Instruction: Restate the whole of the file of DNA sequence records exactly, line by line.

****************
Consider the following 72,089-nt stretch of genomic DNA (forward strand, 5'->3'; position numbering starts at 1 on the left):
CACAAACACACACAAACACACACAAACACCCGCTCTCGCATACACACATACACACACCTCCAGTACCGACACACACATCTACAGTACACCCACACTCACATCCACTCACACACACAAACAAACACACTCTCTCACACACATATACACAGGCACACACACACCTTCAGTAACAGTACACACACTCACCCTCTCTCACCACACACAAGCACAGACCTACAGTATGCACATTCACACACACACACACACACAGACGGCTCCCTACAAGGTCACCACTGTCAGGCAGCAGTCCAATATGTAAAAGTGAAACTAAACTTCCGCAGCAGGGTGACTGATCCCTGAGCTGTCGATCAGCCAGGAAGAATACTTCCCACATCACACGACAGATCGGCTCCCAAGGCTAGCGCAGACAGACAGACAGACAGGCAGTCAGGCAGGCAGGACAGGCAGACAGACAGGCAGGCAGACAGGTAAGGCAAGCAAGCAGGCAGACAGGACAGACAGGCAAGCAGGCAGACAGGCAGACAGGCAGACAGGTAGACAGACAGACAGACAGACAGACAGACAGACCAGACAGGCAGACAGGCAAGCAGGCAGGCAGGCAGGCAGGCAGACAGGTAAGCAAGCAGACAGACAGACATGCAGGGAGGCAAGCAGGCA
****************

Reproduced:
Consider the following 72,089-nt stretch of genomic DNA (forward strand, 5'->3'; position numbering starts at 1 on the left):
CACAAACACACACAAACACACACAAACACCCGCTCTCGCATACACACATACACACACCTCCAGTACCGACACACACATCTACAGTACACCCACACTCACATCCACTCACACACACAAACAAACACACTCTCTCACACACATATACACAGGCACACACACACCTTCAGTAACAGTACACACACTCACCCTCTCTCACCACACACAAGCACAGACCTACAGTATGCACATTCACACACACACACACACACAGACGGCTCCCTACAAGGTCACCACTGTCAGGCAGCAGTCCAATATGTAAAAGTGAAACTAAACTTCCGCAGCAGGGTGACTGATCCCTGAGCTGTCGATCAGCCAGGAAGAATACTTCCCACATCACACGACAGATCGGCTCCCAAGGCTAGCGCAGACAGACAGACAGACAGGCAGTCAGGCAGGCAGGACAGGCAGACAGACAGGCAGGCAGACAGGTAAGGCAAGCAAGCAGGCAGACAGGACAGACAGGCAAGCAGGCAGACAGGCAGACAGGCAGACAGGTAGACAGACAGACAGACAGACAGACAGACAGACCAGACAGGCAGACAGGCAAGCAGGCAGGCAGGCAGGCAGGCAGACAGGTAAGCAAGCAGACAGACAGACATGCAGGGAGGCAAGCAGGCA